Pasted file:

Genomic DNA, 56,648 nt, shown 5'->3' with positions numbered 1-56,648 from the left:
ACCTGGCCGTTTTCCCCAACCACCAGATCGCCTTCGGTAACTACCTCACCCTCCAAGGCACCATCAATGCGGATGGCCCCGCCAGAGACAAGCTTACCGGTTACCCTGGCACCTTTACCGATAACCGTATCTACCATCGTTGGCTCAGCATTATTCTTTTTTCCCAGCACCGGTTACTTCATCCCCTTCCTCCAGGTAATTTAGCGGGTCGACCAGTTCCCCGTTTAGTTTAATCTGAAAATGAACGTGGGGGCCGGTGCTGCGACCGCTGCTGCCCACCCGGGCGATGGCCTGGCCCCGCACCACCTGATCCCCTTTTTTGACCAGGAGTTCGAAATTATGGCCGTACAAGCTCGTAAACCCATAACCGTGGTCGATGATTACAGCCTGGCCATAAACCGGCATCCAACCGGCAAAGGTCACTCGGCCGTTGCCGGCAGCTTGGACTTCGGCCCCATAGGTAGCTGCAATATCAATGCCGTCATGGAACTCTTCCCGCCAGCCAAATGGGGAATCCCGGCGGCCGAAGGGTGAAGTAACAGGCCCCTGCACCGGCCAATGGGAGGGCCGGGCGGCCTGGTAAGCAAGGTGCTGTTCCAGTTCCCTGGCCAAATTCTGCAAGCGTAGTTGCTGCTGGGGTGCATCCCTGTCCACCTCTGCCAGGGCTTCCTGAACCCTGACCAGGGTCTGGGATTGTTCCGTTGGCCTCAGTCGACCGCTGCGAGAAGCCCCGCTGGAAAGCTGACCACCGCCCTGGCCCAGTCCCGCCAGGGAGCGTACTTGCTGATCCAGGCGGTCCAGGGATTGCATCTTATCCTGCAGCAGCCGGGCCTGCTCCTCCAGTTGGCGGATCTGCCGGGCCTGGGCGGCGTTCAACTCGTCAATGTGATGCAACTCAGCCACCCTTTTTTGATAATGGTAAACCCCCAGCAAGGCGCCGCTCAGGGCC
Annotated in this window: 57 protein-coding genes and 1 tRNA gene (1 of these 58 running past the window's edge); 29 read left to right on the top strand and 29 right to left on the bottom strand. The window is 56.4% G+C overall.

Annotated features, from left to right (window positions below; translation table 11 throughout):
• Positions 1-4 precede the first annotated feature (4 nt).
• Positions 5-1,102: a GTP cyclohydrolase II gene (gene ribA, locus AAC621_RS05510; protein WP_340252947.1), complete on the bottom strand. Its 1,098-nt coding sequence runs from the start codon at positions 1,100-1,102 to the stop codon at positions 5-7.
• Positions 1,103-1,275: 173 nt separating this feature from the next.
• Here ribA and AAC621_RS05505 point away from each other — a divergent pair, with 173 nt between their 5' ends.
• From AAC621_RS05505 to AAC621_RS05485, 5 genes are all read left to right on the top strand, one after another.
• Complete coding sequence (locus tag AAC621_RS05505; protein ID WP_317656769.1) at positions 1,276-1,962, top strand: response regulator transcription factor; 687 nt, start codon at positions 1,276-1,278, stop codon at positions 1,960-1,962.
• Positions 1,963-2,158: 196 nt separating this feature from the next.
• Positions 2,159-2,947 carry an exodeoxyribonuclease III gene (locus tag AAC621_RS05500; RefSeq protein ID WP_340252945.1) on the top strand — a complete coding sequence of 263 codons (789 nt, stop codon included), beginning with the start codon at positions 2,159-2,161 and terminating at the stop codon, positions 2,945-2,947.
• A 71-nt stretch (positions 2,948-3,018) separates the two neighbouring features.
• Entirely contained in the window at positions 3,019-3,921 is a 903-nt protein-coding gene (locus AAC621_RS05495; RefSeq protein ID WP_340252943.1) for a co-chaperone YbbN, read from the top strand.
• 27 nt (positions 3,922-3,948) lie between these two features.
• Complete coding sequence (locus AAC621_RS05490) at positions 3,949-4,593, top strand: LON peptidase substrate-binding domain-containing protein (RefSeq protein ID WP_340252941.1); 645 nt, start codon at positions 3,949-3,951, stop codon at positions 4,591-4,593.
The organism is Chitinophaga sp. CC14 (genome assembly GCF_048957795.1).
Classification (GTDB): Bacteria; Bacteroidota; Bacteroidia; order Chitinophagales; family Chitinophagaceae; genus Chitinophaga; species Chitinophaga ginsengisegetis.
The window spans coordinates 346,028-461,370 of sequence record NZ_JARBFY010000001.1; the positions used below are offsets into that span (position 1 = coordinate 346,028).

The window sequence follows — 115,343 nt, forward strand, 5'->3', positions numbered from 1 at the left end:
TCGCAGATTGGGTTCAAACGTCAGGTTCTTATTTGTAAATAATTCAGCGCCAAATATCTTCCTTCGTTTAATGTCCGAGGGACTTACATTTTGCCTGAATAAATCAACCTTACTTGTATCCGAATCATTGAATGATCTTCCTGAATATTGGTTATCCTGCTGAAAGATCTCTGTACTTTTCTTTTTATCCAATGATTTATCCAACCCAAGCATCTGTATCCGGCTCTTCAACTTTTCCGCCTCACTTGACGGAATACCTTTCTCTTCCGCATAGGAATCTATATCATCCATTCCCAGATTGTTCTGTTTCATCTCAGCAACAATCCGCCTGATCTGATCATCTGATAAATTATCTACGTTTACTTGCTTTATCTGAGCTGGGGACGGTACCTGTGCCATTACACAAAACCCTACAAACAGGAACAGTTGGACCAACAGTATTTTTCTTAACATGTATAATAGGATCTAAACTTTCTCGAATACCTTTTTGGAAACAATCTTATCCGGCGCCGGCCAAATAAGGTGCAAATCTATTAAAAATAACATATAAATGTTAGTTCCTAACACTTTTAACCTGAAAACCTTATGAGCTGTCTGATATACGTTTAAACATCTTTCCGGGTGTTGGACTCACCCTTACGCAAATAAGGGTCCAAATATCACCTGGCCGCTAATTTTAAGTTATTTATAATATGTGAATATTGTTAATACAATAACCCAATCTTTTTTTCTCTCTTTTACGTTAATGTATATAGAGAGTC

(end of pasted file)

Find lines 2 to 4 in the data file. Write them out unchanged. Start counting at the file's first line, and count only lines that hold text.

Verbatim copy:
ACCTGGCCGTTTTCCCCAACCACCAGATCGCCTTCGGTAACTACCTCACCCTCCAAGGCACCATCAATGCGGATGGCCCCGCCAGAGACAAGCTTACCGGTTACCCTGGCACCTTTACCGATAACCGTATCTACCATCGTTGGCTCAGCATTATTCTTTTTTCCCAGCACCGGTTACTTCATCCCCTTCCTCCAGGTAATTTAGCGGGTCGACCAGTTCCCCGTTTAGTTTAATCTGAAAATGAACGTGGGGGCCGGTGCTGCGACCGCTGCTGCCCACCCGGGCGATGGCCTGGCCCCGCACCACCTGATCCCCTTTTTTGACCAGGAGTTCGAAATTATGGCCGTACAAGCTCGTAAACCCATAACCGTGGTCGATGATTACAGCCTGGCCATAAACCGGCATCCAACCGGCAAAGGTCACTCGGCCGTTGCCGGCAGCTTGGACTTCGGCCCCATAGGTAGCTGCAATATCAATGCCGTCATGGAACTCTTCCCGCCAGCCAAATGGGGAATCCCGGCGGCCGAAGGGTGAAGTAACAGGCCCCTGCACCGGCCAATGGGAGGGCCGGGCGGCCTGGTAAGCAAGGTGCTGTTCCAGTTCCCTGGCCAAATTCTGCAAGCGTAGTTGCTGCTGGGGTGCATCCCTGTCCACCTCTGCCAGGGCTTCCTGAACCCTGACCAGGGTCTGGGATTGTTCCGTTGGCCTCAGTCGACCGCTGCGAGAAGCCCCGCTGGAAAGCTGACCACCGCCCTGGCCCAGTCCCGCCAGGGAGCGTACTTGCTGATCCAGGCGGTCCAGGGATTGCATCTTATCCTGCAGCAGCCGGGCCTGCTCCTCCAGTTGGCGGATCTGCCGGGCCTGGGCGGCGTTCAACTCGTCAATGTGATGCAACTCAGCCACCCTTTTTTGATAATGGTAAACCCCCAGCAAGGCGCCGCTCAGGGCC
Annotated in this window: 57 protein-coding genes and 1 tRNA gene (1 of these 58 running past the window's edge); 29 read left to right on the top strand and 29 right to left on the bottom strand. The window is 56.4% G+C overall.

Annotated features, from left to right (window positions below; translation table 11 throughout):